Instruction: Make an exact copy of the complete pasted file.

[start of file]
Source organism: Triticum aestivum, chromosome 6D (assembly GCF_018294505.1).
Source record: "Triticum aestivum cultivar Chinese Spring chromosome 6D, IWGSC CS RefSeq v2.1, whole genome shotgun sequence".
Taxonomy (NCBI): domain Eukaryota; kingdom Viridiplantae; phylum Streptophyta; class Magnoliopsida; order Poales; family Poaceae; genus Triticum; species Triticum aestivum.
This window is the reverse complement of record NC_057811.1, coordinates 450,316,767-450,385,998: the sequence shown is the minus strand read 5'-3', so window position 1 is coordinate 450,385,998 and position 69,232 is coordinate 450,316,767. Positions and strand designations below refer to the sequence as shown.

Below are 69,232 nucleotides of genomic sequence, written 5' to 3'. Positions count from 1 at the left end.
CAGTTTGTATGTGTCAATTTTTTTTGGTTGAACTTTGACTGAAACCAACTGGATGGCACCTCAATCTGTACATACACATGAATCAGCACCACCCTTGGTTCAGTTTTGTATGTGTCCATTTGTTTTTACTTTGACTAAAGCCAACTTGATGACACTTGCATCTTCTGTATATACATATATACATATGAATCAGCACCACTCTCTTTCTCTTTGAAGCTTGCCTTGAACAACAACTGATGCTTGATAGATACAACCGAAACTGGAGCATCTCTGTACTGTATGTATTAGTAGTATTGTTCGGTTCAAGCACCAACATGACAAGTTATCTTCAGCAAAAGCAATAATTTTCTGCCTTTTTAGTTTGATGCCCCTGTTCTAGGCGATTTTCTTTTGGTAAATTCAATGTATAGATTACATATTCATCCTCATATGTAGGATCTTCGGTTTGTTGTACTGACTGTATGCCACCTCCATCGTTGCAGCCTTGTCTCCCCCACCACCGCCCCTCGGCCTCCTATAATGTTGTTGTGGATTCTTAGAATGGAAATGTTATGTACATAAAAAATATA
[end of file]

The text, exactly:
Source organism: Triticum aestivum, chromosome 6D (assembly GCF_018294505.1).
Source record: "Triticum aestivum cultivar Chinese Spring chromosome 6D, IWGSC CS RefSeq v2.1, whole genome shotgun sequence".
Taxonomy (NCBI): domain Eukaryota; kingdom Viridiplantae; phylum Streptophyta; class Magnoliopsida; order Poales; family Poaceae; genus Triticum; species Triticum aestivum.
This window is the reverse complement of record NC_057811.1, coordinates 450,316,767-450,385,998: the sequence shown is the minus strand read 5'-3', so window position 1 is coordinate 450,385,998 and position 69,232 is coordinate 450,316,767. Positions and strand designations below refer to the sequence as shown.

Below are 69,232 nucleotides of genomic sequence, written 5' to 3'. Positions count from 1 at the left end.
CAGTTTGTATGTGTCAATTTTTTTTGGTTGAACTTTGACTGAAACCAACTGGATGGCACCTCAATCTGTACATACACATGAATCAGCACCACCCTTGGTTCAGTTTTGTATGTGTCCATTTGTTTTTACTTTGACTAAAGCCAACTTGATGACACTTGCATCTTCTGTATATACATATATACATATGAATCAGCACCACTCTCTTTCTCTTTGAAGCTTGCCTTGAACAACAACTGATGCTTGATAGATACAACCGAAACTGGAGCATCTCTGTACTGTATGTATTAGTAGTATTGTTCGGTTCAAGCACCAACATGACAAGTTATCTTCAGCAAAAGCAATAATTTTCTGCCTTTTTAGTTTGATGCCCCTGTTCTAGGCGATTTTCTTTTGGTAAATTCAATGTATAGATTACATATTCATCCTCATATGTAGGATCTTCGGTTTGTTGTACTGACTGTATGCCACCTCCATCGTTGCAGCCTTGTCTCCCCCACCACCGCCCCTCGGCCTCCTATAATGTTGTTGTGGATTCTTAGAATGGAAATGTTATGTACATAAAAAATATA